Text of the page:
Common factors and therapist variability in couple and family therapy treatment outcome
Bambling, Matthew (2008) Common factors and therapist variability in couple and family therapy treatment outcome. Psychotherapy in Australia, 14(4), pp. 48-54.
Couple and family therapy (CFT) is at least as effective as individual therapy, and each approach to CFT achieves broadly equivalent results. The most likely explanation for the equivalent effect of CFT approaches is that common factors are responsible for client change, which is consistent with the research on individual psychotherapy. The latest trend in psychotherapy research has been to examine the impact of individual therapists on treatment outcome. Individual therapists are now considered an important variable in outcome and compete with common factors as a proposed mechanism of change. The current empirical psychotherapy research is reviewed to make the case that interpersonal common factors are the core change process in CFT and can also provide a possible explanation of individual therapist effects.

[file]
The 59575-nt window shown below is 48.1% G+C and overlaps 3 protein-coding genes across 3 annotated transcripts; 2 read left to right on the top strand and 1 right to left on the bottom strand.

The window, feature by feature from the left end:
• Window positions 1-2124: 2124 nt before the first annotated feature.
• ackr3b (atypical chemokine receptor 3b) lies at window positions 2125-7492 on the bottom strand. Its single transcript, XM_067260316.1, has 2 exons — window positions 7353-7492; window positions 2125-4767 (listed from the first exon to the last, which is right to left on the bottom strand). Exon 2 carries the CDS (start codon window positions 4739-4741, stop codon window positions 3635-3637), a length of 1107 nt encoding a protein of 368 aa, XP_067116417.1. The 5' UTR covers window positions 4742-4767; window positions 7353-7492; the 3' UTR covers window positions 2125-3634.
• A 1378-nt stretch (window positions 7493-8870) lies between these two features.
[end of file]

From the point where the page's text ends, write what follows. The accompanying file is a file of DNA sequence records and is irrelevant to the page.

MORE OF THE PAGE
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|Item Type:||Journal Article|
|Keywords:||Clinical Competence, Couples Therapy, methods;, Couples Therapy, standards, Family Therapy, methods, Family Therapy, standards, Humans, Outcome Assessment (Health Care), Psychotherapeutic Processes, Treatment Outcome|
|Subjects:||Australian and New Zealand Standard Research Classification > PSYCHOLOGY AND COGNITIVE SCIENCES (170000) > OTHER PSYCHOLOGY AND COGNITIVE SCIENCES (179900) > Psychology and Cognitive Sciences not elsewhere classified (179999)|
Australian and New Zealand Standard Research Classification > PSYCHOLOGY AND COGNITIVE SCIENCES (170000) > PSYCHOLOGY (170100) > Social and Community Psychology (170113)
|Divisions:||Current > QUT Faculties and Divisions > Faculty of Health|
Current > Schools > School of Psychology & Counselling
|Deposited On:||21 Apr 2009 10:30|
|Last Modified:||29 Feb 2012 23:50|
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